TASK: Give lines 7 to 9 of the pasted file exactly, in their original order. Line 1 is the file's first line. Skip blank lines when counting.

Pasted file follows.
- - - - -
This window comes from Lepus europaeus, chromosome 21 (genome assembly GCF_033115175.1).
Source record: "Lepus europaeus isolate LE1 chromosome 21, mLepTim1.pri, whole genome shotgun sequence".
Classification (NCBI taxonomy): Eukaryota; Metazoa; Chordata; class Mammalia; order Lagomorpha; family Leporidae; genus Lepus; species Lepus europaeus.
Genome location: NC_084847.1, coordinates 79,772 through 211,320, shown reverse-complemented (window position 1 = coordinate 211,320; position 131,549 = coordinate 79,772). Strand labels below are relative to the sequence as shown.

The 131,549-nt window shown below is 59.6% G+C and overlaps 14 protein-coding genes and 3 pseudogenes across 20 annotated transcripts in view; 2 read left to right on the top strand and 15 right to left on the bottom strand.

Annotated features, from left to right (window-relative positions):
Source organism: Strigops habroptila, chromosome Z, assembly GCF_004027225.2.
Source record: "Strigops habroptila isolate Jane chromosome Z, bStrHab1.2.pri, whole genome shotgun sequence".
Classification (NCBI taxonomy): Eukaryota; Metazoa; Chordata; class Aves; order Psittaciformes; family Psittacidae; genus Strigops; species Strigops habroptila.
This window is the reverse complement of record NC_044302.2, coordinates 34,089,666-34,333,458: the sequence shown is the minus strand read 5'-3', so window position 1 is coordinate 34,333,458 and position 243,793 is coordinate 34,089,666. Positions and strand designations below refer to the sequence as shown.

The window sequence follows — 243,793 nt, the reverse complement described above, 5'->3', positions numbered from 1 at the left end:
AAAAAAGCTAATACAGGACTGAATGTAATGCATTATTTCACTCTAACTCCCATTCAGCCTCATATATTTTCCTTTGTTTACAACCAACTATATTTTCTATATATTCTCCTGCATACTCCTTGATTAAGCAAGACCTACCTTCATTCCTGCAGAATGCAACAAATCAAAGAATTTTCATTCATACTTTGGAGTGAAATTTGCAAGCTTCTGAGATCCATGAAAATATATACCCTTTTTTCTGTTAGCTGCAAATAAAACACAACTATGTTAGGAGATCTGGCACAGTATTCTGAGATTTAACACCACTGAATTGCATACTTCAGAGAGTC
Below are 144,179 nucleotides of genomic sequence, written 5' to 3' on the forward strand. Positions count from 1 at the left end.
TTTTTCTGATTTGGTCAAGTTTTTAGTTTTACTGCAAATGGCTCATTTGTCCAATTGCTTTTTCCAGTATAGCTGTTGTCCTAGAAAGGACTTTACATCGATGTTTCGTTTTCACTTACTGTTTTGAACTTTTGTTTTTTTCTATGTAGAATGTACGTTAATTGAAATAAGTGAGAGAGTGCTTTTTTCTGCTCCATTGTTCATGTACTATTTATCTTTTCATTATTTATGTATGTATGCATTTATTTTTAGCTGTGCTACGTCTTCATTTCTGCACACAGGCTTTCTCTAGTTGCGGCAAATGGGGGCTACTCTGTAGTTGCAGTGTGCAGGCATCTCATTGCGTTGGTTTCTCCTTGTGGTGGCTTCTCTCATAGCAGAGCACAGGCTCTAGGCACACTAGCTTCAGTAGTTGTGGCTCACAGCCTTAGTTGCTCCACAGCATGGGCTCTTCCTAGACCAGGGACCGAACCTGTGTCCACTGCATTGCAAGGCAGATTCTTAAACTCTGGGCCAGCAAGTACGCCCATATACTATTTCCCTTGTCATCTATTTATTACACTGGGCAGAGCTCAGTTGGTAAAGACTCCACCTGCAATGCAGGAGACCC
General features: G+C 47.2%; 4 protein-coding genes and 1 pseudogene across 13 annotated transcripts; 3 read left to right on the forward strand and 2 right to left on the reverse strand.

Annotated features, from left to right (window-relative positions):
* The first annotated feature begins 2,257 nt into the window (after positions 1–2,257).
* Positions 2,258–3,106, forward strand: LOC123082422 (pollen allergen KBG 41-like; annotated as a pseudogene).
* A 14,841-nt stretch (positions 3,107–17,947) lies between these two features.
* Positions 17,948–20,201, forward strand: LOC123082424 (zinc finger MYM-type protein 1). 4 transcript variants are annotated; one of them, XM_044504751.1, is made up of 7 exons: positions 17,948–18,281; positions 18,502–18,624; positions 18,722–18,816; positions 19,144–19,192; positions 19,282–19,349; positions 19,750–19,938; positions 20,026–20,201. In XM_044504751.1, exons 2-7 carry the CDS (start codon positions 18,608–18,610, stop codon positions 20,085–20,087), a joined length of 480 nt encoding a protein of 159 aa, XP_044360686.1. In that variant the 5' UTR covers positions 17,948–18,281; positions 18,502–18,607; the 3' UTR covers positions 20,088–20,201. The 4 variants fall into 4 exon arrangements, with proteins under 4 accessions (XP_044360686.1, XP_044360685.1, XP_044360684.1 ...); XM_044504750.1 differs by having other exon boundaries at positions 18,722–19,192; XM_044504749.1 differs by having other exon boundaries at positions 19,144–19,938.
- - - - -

Source organism: Strigops habroptila, chromosome Z, assembly GCF_004027225.2.
Source record: "Strigops habroptila isolate Jane chromosome Z, bStrHab1.2.pri, whole genome shotgun sequence".
Classification (NCBI taxonomy): Eukaryota; Metazoa; Chordata; class Aves; order Psittaciformes; family Psittacidae; genus Strigops; species Strigops habroptila.